Scotland to help monitor North Sea underwater noise
Scotland is to be involved in a programme of monitoring underwater noise in the North Sea.
Other European countries along the sea are also to take part in the project which is due to begin on 1 January.
A network of devices deployed off Scotland's east coast by Marine Scotland will be used.
The aim of the EU-funded project, Jomopans, is to better understand the effects of ambient noise on marine environments.
Since 2013, Marine Scotland has been deploying equipment to gather data on marine mammal activity and underwater noise at 30 locations from the Caithness coast to St Abbs in Berwickshire.
Among the kit moored at the sites are acoustic recording devices, which begin recording when the echolocation clicks of dolphins and porpoises are detected.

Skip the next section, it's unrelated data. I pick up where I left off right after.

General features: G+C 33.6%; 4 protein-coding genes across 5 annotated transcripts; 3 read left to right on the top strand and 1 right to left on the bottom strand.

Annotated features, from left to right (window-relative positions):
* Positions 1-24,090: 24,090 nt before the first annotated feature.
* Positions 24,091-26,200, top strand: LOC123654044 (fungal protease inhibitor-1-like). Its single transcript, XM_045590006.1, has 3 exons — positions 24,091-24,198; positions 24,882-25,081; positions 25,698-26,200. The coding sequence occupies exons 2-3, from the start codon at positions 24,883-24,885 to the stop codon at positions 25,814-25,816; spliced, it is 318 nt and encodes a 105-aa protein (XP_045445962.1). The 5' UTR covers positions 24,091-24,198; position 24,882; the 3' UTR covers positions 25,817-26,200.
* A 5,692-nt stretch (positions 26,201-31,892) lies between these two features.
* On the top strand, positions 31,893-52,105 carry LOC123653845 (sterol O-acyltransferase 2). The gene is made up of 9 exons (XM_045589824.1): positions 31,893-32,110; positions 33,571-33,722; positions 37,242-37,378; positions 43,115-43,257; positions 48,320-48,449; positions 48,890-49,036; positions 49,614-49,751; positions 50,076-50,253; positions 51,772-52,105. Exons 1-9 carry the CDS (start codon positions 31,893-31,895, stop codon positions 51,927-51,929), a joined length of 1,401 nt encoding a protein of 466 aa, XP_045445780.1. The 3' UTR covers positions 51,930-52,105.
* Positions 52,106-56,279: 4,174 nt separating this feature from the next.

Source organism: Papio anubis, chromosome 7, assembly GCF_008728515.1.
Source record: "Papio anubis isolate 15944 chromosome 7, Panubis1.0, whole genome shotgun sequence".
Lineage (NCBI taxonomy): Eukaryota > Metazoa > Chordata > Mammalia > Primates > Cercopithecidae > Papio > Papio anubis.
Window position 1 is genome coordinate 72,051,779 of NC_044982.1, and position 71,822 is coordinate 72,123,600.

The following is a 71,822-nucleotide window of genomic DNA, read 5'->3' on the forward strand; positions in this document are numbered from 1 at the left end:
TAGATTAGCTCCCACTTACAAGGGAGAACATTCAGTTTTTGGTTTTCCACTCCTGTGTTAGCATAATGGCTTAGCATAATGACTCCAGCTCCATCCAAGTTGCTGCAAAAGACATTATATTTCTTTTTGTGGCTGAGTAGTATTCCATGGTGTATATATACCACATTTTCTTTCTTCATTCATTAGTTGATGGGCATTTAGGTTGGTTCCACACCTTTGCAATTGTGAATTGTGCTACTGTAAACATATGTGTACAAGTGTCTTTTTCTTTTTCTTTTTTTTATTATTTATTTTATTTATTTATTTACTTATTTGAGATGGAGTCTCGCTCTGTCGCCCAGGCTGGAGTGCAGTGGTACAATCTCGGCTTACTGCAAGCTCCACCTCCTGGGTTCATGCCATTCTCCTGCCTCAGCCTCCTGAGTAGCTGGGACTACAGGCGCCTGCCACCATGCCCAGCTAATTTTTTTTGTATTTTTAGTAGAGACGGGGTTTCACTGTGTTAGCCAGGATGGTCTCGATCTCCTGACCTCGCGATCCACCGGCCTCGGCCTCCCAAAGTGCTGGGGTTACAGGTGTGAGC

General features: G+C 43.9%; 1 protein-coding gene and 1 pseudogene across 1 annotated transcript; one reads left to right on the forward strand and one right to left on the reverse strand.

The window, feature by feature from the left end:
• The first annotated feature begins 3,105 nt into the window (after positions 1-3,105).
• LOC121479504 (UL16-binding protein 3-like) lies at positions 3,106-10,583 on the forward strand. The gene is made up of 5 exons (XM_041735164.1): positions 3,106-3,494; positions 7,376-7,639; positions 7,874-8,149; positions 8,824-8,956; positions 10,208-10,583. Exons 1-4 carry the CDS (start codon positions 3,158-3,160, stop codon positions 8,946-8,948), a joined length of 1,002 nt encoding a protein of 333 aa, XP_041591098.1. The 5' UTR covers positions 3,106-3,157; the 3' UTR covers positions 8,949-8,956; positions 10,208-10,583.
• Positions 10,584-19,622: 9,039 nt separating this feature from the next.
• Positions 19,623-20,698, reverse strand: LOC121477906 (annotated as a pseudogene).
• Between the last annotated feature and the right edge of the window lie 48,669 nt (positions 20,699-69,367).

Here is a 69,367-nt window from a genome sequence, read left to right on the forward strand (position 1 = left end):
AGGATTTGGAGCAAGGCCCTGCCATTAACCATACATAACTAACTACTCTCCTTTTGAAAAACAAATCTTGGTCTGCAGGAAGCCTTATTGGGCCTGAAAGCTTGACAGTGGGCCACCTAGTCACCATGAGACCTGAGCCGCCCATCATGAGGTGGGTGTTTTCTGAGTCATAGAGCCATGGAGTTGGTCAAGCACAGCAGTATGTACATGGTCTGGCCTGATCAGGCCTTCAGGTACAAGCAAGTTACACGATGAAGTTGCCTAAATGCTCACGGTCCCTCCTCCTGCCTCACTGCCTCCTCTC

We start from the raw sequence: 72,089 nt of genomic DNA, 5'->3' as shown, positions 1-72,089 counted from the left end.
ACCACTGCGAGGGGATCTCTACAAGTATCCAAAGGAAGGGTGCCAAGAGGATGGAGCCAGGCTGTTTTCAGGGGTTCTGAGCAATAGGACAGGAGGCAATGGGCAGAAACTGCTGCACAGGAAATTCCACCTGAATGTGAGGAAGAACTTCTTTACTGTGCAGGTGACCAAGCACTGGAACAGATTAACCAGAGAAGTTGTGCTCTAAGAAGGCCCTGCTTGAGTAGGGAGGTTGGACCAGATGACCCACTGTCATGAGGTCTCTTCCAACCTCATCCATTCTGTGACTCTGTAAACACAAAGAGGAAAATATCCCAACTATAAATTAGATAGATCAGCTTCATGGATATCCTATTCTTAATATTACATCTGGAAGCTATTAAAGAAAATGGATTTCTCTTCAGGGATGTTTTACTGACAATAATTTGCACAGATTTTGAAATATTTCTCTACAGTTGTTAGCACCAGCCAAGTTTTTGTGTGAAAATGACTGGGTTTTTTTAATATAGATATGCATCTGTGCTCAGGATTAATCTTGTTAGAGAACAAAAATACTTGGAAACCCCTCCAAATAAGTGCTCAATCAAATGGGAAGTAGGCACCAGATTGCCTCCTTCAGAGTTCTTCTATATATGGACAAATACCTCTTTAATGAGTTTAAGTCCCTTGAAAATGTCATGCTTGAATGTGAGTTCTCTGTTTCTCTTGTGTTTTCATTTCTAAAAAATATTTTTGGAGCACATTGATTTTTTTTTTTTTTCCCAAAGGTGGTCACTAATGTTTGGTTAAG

Other equipment measures underwater noise levels and can also detect dolphin whistles, which can be used to identify dolphin species.
Earlier this year, Marine Scotland and the University of St Andrews used the data to show where different species of dolphins were.
Bottlenose dolphins were detected regularly in the Inner Moray Firth, while a "more diverse mix" of bottlenose, common, white-beaked and Risso's dolphins were detected in other areas of the eastern Scottish coast.